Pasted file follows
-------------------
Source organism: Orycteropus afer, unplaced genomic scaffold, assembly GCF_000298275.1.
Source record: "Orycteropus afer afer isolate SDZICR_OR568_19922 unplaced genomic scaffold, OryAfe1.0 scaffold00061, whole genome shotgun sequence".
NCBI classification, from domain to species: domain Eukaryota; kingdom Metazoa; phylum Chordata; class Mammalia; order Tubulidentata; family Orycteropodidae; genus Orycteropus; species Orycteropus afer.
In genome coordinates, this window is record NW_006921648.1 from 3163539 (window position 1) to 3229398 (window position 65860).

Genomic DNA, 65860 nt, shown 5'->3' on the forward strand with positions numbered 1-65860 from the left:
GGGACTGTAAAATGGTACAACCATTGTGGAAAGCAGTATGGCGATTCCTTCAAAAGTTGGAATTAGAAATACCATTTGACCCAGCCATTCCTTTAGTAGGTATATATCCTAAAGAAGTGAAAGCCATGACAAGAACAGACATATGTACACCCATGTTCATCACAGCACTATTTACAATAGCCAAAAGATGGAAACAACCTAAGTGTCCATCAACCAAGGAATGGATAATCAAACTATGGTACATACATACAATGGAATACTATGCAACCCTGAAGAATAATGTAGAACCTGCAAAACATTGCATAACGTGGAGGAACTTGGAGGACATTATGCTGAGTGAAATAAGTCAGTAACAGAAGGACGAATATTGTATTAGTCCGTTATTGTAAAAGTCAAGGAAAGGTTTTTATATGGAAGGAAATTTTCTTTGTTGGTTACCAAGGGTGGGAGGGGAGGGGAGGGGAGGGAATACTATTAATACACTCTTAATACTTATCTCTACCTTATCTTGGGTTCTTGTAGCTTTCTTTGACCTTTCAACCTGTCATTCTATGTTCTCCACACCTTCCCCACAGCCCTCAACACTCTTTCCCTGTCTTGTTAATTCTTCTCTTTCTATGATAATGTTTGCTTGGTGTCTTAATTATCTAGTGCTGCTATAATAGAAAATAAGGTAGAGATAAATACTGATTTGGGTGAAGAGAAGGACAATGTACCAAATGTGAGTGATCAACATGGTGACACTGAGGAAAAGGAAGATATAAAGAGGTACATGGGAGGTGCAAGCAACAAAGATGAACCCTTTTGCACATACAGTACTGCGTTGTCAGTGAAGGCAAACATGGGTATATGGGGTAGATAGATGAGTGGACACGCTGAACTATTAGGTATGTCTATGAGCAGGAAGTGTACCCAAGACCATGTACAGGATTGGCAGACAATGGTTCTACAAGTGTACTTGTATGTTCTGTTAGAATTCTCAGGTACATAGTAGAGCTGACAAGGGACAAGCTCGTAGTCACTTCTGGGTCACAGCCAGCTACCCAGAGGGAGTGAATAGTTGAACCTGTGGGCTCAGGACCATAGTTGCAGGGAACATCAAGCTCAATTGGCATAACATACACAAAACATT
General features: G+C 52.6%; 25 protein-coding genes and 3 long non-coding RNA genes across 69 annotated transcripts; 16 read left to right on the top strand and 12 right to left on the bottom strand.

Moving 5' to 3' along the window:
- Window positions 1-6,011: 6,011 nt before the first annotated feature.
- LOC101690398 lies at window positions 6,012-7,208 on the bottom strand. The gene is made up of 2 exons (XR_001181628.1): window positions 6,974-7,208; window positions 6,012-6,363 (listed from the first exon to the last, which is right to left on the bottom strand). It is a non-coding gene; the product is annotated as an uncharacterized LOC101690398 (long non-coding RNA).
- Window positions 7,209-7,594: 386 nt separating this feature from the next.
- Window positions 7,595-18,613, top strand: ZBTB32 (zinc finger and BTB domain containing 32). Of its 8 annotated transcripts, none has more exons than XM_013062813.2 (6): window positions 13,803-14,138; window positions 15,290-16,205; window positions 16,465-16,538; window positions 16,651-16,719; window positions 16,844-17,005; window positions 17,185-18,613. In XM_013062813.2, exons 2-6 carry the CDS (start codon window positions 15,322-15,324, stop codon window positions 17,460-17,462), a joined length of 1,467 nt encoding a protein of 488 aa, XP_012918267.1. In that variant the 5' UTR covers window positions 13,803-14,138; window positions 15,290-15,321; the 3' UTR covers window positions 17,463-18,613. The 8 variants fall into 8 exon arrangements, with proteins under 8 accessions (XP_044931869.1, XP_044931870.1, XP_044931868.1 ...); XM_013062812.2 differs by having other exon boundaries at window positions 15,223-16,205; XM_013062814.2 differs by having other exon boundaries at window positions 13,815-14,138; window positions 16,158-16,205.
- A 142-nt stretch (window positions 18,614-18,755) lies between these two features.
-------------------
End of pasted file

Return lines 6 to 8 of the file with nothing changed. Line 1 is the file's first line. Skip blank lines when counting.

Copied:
GGGACTGTAAAATGGTACAACCATTGTGGAAAGCAGTATGGCGATTCCTTCAAAAGTTGGAATTAGAAATACCATTTGACCCAGCCATTCCTTTAGTAGGTATATATCCTAAAGAAGTGAAAGCCATGACAAGAACAGACATATGTACACCCATGTTCATCACAGCACTATTTACAATAGCCAAAAGATGGAAACAACCTAAGTGTCCATCAACCAAGGAATGGATAATCAAACTATGGTACATACATACAATGGAATACTATGCAACCCTGAAGAATAATGTAGAACCTGCAAAACATTGCATAACGTGGAGGAACTTGGAGGACATTATGCTGAGTGAAATAAGTCAGTAACAGAAGGACGAATATTGTATTAGTCCGTTATTGTAAAAGTCAAGGAAAGGTTTTTATATGGAAGGAAATTTTCTTTGTTGGTTACCAAGGGTGGGAGGGGAGGGGAGGGGAGGGAATACTATTAATACACTCTTAATACTTATCTCTACCTTATCTTGGGTTCTTGTAGCTTTCTTTGACCTTTCAACCTGTCATTCTATGTTCTCCACACCTTCCCCACAGCCCTCAACACTCTTTCCCTGTCTTGTTAATTCTTCTCTTTCTATGATAATGTTTGCTTGGTGTCTTAATTATCTAGTGCTGCTATAATAGAAAATAAGGTAGAGATAAATACTGATTTGGGTGAAGAGAAGGACAATGTACCAAATGTGAGTGATCAACATGGTGACACTGAGGAAAAGGAAGATATAAAGAGGTACATGGGAGGTGCAAGCAACAAAGATGAACCCTTTTGCACATACAGTACTGCGTTGTCAGTGAAGGCAAACATGGGTATATGGGGTAGATAGATGAGTGGACACGCTGAACTATTAGGTATGTCTATGAGCAGGAAGTGTACCCAAGACCATGTACAGGATTGGCAGACAATGGTTCTACAAGTGTACTTGTATGTTCTGTTAGAATTCTCAGGTACATAGTAGAGCTGACAAGGGACAAGCTCGTAGTCACTTCTGGGTCACAGCCAGCTACCCAGAGGGAGTGAATAGTTGAACCTGTGGGCTCAGGACCATAGTTGCAGGGAACATCAAGCTCAATTGGCATAACATACACAAAACATT
General features: G+C 52.6%; 25 protein-coding genes and 3 long non-coding RNA genes across 69 annotated transcripts; 16 read left to right on the top strand and 12 right to left on the bottom strand.

Moving 5' to 3' along the window: